When it debuted on Sept. 25, Young Sheldon became fall’s most-watched freshman show. The prequel to The Big Bang Theory, with Iain Armitage playing a 9-year-old version of Jim Parsons’ Sheldon Cooper, drew more than 22.5 million viewers in live-plus-7 numbers and a 5.5 rating in the 18-49 demo.
But then, in what CBS Entertainment president Kelly Kahl admitted was an “unusual” scheduling move, the network opted to delay the second episode for five weeks—until Thursday, following the conclusion of CBS’ Thursday Night Football package.
Assuming the strategy to build word of mouth through five weeks of delayed viewing, including posting the premiere episode on YouTube, pays off (“we hope to come back with an even greater core audience than we left with,” Kahl said), the series, which CBS quickly picked up for a whole season, is one of the most likely new fall shows to be renewed. That means another hit sitcom for co-creator Chuck Lorre, who is also behind The Big Bang Theory, Two and a Half Men, Grace Under Fire, Dharma & Greg and Cybill.
Lorre, joined by fellow Young Sheldon executive producer Steve Molaro, sat down with Adweek to talk about breaking his no-spinoff rule with Young Sheldon, why he hates integrations and which of his TV shows he would consider reviving.
Adweek: What prompted you to consider a prequel?
Chuck Lorre: Jim [Parsons, who also narrates and executive produces Young Sheldon] actually has a nephew in Texas who is brilliant, who is around the same age, 9 or 10 years old, and is an astonishingly intelligent little boy. Jim was really touched by his nephew and was talking about his nephew, and it led to the discussion of whether it was the right time to take a look at dramatizing the backstory of Sheldon.
Had there been previous discussions about turning Big Bang into a franchise?
Lorre: No, I don’t like that stuff. I’m fundamentally opposed to taking something that’s working and cannibalizing it to make something else. If you have a successful show, I think the only thing you should do is cherish it, protect it, nurture it and grow it. But don’t tear it apart to make something else. That was very common a long time ago, and I don’t think it’s really a thing anymore.
Steve Molaro: And as a prequel, it isn’t quite the same situation. It’s an offshoot. You haven’t taken Sheldon off Big Bang.
Did something like Better Call Saul, which is a prequel that has been able to thrive outside the shadow of the beloved series it was spun off from, give you faith that this approach could work?
Lorre: First of all, I love that show. The genius of taking what was essentially a tertiary character on Breaking Bad and building a series around him was unbelievably great. And [star Bob] Odenkirk—big fan. No, I don’t think we ever talked about Saul. When we talked about precedents, we talked about The Wonder Years; we talked about Malcolm in the Middle; we talked about shows we loved.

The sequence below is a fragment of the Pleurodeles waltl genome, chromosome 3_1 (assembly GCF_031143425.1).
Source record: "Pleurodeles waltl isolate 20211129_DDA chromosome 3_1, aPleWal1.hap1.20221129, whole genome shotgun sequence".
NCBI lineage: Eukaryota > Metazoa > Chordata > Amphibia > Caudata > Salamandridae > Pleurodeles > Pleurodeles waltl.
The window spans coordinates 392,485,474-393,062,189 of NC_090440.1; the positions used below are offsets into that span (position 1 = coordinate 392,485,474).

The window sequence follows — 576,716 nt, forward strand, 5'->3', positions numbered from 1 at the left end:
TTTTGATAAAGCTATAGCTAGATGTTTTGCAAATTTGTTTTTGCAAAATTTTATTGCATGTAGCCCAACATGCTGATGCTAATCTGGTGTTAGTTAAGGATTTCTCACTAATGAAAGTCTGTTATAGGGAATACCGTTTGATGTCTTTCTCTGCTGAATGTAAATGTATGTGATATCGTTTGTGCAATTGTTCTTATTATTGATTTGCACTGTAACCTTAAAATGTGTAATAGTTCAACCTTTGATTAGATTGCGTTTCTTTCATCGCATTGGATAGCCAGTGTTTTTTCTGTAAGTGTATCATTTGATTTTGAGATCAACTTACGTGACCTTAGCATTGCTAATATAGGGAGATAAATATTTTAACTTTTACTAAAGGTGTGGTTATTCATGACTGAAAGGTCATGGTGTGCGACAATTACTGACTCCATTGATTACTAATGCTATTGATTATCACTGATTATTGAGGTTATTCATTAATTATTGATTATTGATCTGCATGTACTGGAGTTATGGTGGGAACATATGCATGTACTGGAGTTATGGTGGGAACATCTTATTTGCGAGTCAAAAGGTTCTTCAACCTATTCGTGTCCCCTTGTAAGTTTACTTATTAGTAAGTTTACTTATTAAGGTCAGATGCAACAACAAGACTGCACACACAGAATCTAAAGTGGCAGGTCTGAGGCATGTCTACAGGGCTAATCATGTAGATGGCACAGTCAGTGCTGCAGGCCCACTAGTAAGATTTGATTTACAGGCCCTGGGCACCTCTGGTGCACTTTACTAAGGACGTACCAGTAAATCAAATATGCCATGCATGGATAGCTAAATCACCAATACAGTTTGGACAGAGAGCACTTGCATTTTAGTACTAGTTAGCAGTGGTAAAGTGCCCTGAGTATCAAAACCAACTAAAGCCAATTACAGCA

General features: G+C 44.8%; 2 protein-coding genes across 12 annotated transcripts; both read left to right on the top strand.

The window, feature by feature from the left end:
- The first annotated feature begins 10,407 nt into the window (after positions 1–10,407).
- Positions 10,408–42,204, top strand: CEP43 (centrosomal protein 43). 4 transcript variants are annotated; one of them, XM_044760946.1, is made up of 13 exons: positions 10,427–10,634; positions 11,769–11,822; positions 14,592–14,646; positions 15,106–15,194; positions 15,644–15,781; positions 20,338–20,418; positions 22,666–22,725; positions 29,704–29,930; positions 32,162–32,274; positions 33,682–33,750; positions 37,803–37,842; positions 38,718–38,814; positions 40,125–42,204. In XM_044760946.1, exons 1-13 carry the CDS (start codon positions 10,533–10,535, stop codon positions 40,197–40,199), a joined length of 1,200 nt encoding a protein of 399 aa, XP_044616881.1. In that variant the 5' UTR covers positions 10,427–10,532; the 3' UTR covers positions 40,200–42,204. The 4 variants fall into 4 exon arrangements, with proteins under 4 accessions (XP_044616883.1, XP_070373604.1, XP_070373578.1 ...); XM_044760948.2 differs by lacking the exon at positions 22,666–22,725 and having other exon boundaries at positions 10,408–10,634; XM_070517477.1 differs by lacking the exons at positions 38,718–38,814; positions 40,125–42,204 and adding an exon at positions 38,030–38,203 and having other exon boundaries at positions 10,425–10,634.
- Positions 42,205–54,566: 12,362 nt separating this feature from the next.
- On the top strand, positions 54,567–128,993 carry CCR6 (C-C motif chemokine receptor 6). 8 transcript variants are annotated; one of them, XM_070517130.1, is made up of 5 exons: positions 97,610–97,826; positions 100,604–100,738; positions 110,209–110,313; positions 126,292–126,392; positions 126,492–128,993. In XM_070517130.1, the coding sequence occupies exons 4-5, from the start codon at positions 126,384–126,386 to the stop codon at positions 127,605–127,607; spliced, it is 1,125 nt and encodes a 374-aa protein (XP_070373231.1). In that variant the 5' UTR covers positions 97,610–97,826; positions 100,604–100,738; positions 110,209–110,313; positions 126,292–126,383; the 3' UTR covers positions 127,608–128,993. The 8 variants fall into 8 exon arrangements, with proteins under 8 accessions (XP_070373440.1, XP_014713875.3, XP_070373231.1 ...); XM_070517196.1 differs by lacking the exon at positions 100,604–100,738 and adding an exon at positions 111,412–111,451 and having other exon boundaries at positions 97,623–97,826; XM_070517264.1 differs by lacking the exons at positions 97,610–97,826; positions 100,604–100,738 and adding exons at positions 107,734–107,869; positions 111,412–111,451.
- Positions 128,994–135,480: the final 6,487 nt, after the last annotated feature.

Molaro: Anytime you’re doing a single-camera show circling around a kid, it’s hard not to think about Wonder Years. I grew up with it.
Lorre: Especially if you’re going to talk about those kinds of shows, you want to talk about the ones that are great, and that was a great show. It holds up.
Molaro: Boy, does it hold up.
Lorre: You can watch it now, and it is timeless.
Did you make Young Sheldon a single-camera show because of your concern about cannibalizing the mothership? Because it feels very different tonally than Big Bang.
Molaro: I think going single cam provided a lot of benefits. It allowed us to see the world from Sheldon’s point of view a little more easily, and it allowed us to not have to take these younger actors and put them in front of a live audience and hope that went well.
Lorre: With a new show every week! That’s asking a lot of an adult, much less a 9-year-old.
Molaro: Who was 8 years old at the time we made the pilot. And it also allowed us tonally to take a step away from Big Bang Theory and not feel like we were trying to chase after it and recreate something.
Because Young Sheldon is a period show, it takes you out of the running for potential integrations, right?
Lorre: We’ve never done any integrations or product placement on any of the shows. The audience watches nine minutes of commercials to watch your show. That’s enough. I think it’s not fair at a certain point to say, “Here’s another commercial inside the show.” You’re riding through nine minutes of advertising to watch the show. That’s the price of admission. There shouldn’t be another price. That’s just my opinion.